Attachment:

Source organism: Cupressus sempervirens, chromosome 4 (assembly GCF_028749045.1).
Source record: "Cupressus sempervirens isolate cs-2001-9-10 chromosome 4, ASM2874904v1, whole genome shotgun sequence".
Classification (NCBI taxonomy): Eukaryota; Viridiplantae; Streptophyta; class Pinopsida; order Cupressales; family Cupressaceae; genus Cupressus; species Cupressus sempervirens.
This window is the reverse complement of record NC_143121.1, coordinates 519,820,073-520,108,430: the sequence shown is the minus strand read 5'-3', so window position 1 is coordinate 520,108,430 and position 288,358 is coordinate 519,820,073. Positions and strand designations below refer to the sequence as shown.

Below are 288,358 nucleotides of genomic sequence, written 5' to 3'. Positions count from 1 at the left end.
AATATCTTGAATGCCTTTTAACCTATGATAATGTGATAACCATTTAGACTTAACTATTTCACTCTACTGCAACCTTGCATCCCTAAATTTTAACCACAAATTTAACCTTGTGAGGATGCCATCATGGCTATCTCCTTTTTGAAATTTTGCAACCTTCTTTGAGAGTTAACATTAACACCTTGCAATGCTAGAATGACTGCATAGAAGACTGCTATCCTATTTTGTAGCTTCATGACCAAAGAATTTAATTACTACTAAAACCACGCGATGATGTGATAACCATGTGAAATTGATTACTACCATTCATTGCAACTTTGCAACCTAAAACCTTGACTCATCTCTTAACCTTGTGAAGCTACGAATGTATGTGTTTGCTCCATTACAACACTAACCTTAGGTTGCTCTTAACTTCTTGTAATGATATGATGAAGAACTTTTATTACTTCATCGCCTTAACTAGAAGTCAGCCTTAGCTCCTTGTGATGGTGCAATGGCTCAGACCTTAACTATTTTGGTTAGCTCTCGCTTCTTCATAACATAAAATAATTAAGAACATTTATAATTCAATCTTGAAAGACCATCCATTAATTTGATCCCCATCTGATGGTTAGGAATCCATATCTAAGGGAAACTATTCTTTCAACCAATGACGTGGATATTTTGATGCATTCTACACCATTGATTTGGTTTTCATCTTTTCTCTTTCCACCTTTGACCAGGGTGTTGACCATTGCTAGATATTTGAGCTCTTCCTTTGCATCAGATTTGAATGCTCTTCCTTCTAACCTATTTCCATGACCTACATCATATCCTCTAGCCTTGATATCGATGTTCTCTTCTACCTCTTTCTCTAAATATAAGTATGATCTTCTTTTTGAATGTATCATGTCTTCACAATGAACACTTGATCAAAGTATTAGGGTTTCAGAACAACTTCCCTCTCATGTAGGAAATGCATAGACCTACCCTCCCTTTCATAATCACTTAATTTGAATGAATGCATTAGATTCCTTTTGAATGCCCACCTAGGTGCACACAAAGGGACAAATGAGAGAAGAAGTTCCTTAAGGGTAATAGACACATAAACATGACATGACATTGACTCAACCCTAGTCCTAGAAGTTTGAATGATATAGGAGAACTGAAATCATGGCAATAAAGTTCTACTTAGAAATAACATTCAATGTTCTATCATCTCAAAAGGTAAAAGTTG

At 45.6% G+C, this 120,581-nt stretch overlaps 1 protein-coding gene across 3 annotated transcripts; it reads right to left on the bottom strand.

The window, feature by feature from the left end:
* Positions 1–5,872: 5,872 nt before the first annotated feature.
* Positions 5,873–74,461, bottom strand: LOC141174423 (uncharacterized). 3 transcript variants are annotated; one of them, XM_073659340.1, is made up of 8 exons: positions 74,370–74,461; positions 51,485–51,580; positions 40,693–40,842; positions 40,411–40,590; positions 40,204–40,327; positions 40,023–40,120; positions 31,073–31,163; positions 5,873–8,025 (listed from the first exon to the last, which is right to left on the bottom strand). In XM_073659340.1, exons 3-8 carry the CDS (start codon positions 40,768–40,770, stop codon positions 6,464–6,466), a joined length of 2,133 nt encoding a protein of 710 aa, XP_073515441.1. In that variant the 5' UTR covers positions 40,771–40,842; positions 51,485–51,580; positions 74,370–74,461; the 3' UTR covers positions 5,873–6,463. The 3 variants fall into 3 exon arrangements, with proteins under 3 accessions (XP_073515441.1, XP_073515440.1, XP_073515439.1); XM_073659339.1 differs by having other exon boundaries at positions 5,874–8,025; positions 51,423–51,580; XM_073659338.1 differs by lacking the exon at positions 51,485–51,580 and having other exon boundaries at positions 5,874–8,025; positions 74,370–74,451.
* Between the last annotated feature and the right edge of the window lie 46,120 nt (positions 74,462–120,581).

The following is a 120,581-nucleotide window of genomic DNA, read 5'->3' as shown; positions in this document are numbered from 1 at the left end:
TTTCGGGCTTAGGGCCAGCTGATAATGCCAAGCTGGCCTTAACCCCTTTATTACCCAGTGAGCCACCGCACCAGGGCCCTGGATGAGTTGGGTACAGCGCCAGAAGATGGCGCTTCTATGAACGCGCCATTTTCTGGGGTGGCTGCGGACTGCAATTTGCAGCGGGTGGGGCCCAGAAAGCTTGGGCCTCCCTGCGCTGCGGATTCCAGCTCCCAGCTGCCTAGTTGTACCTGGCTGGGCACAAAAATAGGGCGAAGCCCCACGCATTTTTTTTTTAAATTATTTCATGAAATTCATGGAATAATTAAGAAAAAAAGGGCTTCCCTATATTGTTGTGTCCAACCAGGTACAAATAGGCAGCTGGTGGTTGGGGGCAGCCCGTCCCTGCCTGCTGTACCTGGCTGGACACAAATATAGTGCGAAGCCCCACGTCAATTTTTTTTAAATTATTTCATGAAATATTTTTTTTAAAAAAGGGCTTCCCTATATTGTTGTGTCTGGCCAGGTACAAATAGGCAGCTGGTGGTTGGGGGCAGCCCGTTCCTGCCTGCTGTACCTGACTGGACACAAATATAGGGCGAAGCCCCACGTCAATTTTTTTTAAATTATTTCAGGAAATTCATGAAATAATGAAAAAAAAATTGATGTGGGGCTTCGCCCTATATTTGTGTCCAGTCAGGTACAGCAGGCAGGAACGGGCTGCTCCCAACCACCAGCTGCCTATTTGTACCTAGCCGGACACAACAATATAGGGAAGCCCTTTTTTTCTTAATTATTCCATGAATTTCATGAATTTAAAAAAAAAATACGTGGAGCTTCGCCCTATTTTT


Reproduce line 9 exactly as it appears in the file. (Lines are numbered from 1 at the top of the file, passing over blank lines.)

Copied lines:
* Positions 1–5,872: 5,872 nt before the first annotated feature.